Learning how to bake ham is not a difficult task. Since it is a common meat served at holidays and during family gatherings, it is beneficial for the cook to know how to correctly cook a ham to preserve flavor and avoid dryness.


Frozen hams can be cooked straight out of the freezer or thawed before cooking. Thawing is recommended to lessen the baking time. There are typically two methods to thawing the meat: cold water or the refrigerator. If thawed in cold water, change the water every 30 minutes. Place the meat in a air-tight bag to avoid losing color or flavor. Thawing in cold water takes 30 minutes per pound of meat. Thawing in the refrigerator generally takes longer, but it all depends on the size of the ham.


When ready for baking, place the ham in a large roasting pan lined with aluminum foil. Be sure the cut side of the meat is facing up. Depending on the flavor you wish to achieve, some ingredients should be added onto the ham prior to baking. Pineapples and cherry can be added to the ham and held in place with toothpicks. For added flavor, pour pineapple juice over the ham as well. Another popular additive when baking a ham is a soft drink. Pour a generous amount of Coca-Cola over the ham, and spoon it over the ham each time you check on the meat. If adding a glaze, do so within the last hour of cooking.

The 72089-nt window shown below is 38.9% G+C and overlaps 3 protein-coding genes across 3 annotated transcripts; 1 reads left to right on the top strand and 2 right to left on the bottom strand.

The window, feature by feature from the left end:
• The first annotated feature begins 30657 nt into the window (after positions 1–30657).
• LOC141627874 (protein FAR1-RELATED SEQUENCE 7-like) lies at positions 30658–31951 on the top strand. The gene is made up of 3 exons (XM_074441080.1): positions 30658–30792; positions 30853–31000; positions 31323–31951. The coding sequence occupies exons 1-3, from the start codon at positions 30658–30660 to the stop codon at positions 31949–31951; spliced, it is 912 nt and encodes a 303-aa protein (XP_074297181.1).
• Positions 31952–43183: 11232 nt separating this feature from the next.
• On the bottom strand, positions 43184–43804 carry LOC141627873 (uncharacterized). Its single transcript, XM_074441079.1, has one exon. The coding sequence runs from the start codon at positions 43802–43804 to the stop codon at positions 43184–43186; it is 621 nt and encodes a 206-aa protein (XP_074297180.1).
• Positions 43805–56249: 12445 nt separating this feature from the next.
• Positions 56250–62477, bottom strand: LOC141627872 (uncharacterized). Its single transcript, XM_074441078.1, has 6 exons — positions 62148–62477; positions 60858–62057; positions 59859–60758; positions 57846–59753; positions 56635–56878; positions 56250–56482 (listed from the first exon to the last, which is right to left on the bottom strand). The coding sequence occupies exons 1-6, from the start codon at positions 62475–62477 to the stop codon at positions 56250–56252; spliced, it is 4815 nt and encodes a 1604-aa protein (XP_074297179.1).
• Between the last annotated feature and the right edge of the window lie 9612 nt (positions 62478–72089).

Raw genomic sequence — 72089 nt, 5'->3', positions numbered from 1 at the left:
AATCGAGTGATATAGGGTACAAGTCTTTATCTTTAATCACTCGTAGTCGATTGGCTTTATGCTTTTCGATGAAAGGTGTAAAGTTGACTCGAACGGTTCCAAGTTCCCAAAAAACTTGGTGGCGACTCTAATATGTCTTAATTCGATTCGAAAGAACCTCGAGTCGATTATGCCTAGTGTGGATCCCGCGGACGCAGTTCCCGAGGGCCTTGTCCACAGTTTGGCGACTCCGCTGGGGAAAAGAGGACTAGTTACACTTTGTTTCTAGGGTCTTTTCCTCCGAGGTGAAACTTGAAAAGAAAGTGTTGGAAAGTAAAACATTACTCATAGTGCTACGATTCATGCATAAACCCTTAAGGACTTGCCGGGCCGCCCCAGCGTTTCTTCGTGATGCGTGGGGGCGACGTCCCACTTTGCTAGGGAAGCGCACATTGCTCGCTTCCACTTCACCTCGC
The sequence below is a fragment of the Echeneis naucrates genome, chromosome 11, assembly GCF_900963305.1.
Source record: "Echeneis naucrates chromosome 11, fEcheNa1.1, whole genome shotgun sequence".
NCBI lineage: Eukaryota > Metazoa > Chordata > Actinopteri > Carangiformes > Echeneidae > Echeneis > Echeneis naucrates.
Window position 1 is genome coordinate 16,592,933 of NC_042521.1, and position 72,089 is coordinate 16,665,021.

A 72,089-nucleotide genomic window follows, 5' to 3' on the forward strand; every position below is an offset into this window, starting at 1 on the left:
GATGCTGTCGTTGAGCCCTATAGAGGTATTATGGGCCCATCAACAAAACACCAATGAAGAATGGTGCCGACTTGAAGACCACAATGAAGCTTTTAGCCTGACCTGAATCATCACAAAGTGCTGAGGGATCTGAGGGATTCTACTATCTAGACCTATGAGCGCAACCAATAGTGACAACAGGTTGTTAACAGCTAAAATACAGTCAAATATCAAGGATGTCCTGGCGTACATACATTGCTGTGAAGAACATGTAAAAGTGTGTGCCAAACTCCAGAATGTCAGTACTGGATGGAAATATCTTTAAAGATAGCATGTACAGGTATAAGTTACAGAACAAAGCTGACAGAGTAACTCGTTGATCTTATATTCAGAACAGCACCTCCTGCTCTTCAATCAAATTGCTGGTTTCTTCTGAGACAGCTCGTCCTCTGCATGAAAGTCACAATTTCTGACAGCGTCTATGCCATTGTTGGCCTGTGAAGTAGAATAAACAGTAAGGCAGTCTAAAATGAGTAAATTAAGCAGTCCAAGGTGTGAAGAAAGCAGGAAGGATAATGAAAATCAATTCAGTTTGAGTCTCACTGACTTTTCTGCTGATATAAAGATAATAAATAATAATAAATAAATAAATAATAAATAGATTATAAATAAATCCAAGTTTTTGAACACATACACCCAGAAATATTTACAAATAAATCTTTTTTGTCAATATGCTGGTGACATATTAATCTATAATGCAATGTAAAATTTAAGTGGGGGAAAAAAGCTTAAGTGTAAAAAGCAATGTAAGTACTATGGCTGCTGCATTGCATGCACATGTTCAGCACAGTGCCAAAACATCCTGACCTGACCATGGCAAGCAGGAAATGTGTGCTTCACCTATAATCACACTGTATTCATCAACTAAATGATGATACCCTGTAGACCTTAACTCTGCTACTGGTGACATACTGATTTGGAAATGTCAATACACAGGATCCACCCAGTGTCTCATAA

Preheat the oven to 350 degrees before placing the ham in the oven. Look at the meat often to check for dryness. If this occurs, reduce the heat or a liquid to the meat. Allow 20 to 30 minutes cooking time for each pound. The ham should be turned halfway through to allow for even cooking. Avoid using sharp utensils for this, as any punctures to the meat can result in losing juices.


When the ham appears to be done, check the internal temperature with a meat thermometer. To avoid overcooking, remove the meat from the oven when it has reached 160-170 degrees. Allow it to sit for 15 minutes before slicing and serving. This waiting period will allow the meat to completely finish cooking, as well as prevent any juices from being lost. When the meat is still very hot, the juice is thinner and easier to escape. As the ham cools, the juice will begin to thicken and stick to the meat better.

Baking a ham involves a great deal of time, but not a lot of effect on the part of the chef. Following a systematic process will ensure the meat is delicious and busting with flavor.


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